Reduce expenses and stress levels with careful money management
It’s well known that moving home is an expensive and potentially stressful time; managing your finances efficiently will both help you avoid spending more than you should and help reduce stress levels.
There’s more to managing home finances than checking that you meet the mortgage payment each month; associated costs can add considerably to the financial burden and managing them successfully can lead to considerable savings.
Here are some ideas to manage finances:
The true cost of moving
In the same way you’d have established how much you could afford for your new home by way of purchase price and mortgage payment, similarly you should know your other moving costs.
The overall sum can run into the thousands quite easily; it’s often underestimated in the excitement of finding that dream home.
• Solicitor and surveyor fees - these must be factored in to receive accurate quotes.
• Stamp duty - will you be liable for this? If so, it can add considerably to moving home costs.
• Storage and removal - perhaps you’re putting items into short- or long-term storage and hiring a removal company. How much will this cost?
• Selling your existing home - if you’re selling a property as part of your house move, then costs will be incurred such as estate agents’ fees. Professionals such as these will inform you exactly what your fee options are.
• Preparing - factor in the amount of money you may spend preparing your home for sale (minor redecorating, a deep clean).
Perhaps some of these costs can be reduced; for example, hiring a van and paying a couple of friends or acquaintances would be cheaper than engaging a removal company.
Ask yourself if you can meet these moving costs from funds available or whether you’ll require a loan; if so, shop around for the best deal and factor in the repayment costs.
Moving home is a good time to review your regular outgoings and check if you’re getting the best value in services such as home phone, broadband, energy and home insurance.
If you’re selling, ensure your existing energy suppliers return any money they may owe you when you end your service (unless you’re deciding to continue with them in your new property).
When checking out the market, use a good comparison site to compare energy and other suppliers.
Maintain your credit rating
Moving home can, if you’re not careful, affect your credit rating. For example, forgetting to be added to the electoral roll in your new area can affect credit as potential lenders check to see if you’re registered to vote for basic credit checking and fraud prevention.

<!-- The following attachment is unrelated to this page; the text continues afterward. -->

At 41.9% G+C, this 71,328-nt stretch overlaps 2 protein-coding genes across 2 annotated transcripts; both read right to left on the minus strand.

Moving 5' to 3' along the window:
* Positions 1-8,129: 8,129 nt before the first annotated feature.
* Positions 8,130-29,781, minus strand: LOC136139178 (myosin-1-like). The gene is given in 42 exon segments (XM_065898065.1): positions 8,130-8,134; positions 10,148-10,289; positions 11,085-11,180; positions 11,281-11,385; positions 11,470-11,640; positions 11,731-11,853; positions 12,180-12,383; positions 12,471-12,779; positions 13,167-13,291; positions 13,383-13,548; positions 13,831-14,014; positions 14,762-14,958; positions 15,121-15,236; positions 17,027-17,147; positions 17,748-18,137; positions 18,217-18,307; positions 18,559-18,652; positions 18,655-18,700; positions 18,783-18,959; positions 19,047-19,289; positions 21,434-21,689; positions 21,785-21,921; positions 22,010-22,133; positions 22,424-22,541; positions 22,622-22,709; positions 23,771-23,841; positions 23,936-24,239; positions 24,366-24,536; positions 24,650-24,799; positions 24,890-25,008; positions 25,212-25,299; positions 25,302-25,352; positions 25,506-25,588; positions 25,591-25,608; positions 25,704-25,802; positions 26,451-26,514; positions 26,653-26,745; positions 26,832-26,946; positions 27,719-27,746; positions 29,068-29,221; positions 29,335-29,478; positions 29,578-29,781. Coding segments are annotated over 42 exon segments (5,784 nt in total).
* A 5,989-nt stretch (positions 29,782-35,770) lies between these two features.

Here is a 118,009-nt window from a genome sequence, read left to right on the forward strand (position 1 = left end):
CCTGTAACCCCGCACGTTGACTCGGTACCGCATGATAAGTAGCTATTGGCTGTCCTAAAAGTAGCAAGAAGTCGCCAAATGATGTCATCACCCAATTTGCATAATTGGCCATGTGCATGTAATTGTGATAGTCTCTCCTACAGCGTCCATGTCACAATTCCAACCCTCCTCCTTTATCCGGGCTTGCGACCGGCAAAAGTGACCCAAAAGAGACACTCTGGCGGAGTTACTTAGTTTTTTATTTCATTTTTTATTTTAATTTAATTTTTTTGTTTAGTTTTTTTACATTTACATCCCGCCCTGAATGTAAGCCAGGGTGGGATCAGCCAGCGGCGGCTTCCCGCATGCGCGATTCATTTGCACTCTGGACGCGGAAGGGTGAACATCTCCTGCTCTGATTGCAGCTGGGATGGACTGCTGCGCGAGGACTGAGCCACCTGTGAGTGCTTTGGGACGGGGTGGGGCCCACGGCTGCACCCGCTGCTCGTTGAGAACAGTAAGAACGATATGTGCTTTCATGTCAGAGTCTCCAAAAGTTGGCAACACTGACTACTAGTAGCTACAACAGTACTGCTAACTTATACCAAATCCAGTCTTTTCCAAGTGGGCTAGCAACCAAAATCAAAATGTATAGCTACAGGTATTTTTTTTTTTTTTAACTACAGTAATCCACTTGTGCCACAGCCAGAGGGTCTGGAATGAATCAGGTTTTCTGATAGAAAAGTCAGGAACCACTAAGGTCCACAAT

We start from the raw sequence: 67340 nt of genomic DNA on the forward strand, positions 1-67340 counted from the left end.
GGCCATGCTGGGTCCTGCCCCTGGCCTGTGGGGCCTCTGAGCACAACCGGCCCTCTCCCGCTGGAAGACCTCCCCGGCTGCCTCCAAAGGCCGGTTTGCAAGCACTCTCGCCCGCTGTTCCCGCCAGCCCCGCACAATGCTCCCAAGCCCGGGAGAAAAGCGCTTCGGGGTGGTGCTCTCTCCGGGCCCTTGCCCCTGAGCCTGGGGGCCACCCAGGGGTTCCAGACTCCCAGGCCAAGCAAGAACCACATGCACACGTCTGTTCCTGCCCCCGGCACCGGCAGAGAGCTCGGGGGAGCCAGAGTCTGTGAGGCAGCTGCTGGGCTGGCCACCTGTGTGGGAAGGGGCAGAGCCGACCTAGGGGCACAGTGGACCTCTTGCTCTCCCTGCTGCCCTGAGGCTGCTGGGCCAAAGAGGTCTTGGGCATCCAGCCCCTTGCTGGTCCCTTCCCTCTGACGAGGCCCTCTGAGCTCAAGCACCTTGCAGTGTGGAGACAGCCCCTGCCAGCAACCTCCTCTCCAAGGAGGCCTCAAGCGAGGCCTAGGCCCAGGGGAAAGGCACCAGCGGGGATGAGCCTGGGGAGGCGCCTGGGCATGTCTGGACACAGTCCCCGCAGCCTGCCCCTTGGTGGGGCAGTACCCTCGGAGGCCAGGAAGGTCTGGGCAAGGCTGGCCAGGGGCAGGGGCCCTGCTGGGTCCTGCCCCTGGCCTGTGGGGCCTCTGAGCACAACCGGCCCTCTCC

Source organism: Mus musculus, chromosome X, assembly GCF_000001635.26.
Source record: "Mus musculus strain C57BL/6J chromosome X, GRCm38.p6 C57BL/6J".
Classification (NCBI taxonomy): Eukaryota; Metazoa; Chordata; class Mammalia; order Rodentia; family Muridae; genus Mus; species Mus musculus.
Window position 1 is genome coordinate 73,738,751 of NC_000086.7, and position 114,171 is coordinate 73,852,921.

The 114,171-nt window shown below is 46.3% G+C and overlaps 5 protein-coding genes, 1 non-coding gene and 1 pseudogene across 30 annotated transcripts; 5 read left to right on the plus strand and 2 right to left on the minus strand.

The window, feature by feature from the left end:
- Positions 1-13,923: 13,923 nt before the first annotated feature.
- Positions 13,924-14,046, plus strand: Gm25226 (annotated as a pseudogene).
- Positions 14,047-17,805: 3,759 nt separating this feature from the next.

Review credit cards; any older ones still lingering may be best closed as too many lines of credit can adversely affect your rating.
It’s worth checking your credit report to ensure no errors have crept in that may affect your score; ask the major credit reference agencies Experian, Callcredit and Equifax for a copy of your credit report.
Review and adjust your budget
Moving home inevitably alters your financial outgoings both positively and negatively. For example, your mortgage may have increased but perhaps your commuting costs have reduced?
Either adjust or, if you haven’t already got one, draw up a simple budget and keep track of regular outgoings to see the ‘state of play’ and perhaps find ways of reducing costs.
Check your finances and give them an overhaul while you’re at it: check your direct debits to make sure you’re not spending money unnecessarily such as on subscriptions you don’t make the most of.
Review any existing debts such as a loan or credit card balance and see if you can save money; for example by transferring a credit card debt onto a 0% balance transfer you’ll avoid interest payments over a period so you can focus on paying off just the outstanding balance.
Any old pensions from previous jobs? Investigate whether these can be consolidated into one overall pension.
Investing in your new home
Don’t be in too much of a rush to replace everything when you move; it’s tempting to wish to make a totally fresh start in a new home with new furnishings and maybe a full redecoration, but ensure you have the funds available and take the time to ensure you’ll be getting the best value.
For example, while ditching the old furniture and buying new might be attractive, maybe your old items could still ‘work’ in the new home with some minor renovation? New coverings for the three-piece suite are much cheaper than buying a replacement.
With decorating, if you’re thinking of employing a professional, check quotes and take time to hire the right people.
Don’t get caught out; keep a contingency fund for those ‘just in case’ eventualities such as a boiler repair or plumbing.